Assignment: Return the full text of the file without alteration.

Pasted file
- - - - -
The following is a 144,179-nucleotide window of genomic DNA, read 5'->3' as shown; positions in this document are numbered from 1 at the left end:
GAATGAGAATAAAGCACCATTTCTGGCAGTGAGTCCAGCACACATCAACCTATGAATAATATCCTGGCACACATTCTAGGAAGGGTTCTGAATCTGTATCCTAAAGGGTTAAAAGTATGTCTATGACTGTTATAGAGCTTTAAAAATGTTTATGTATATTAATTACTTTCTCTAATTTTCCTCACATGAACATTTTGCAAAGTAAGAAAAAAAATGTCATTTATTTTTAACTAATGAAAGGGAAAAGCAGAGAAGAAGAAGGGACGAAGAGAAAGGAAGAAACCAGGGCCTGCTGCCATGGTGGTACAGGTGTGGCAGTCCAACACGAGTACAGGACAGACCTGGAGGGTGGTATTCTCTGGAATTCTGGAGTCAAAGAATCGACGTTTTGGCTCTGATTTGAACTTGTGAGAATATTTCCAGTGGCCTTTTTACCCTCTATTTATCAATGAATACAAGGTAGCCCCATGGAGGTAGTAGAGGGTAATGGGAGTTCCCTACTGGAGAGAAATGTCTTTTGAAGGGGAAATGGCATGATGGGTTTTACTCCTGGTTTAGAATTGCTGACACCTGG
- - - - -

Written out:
The following is a 144,179-nucleotide window of genomic DNA, read 5'->3' as shown; positions in this document are numbered from 1 at the left end:
GAATGAGAATAAAGCACCATTTCTGGCAGTGAGTCCAGCACACATCAACCTATGAATAATATCCTGGCACACATTCTAGGAAGGGTTCTGAATCTGTATCCTAAAGGGTTAAAAGTATGTCTATGACTGTTATAGAGCTTTAAAAATGTTTATGTATATTAATTACTTTCTCTAATTTTCCTCACATGAACATTTTGCAAAGTAAGAAAAAAAATGTCATTTATTTTTAACTAATGAAAGGGAAAAGCAGAGAAGAAGAAGGGACGAAGAGAAAGGAAGAAACCAGGGCCTGCTGCCATGGTGGTACAGGTGTGGCAGTCCAACACGAGTACAGGACAGACCTGGAGGGTGGTATTCTCTGGAATTCTGGAGTCAAAGAATCGACGTTTTGGCTCTGATTTGAACTTGTGAGAATATTTCCAGTGGCCTTTTTACCCTCTATTTATCAATGAATACAAGGTAGCCCCATGGAGGTAGTAGAGGGTAATGGGAGTTCCCTACTGGAGAGAAATGTCTTTTGAAGGGGAAATGGCATGATGGGTTTTACTCCTGGTTTAGAATTGCTGACACCTGG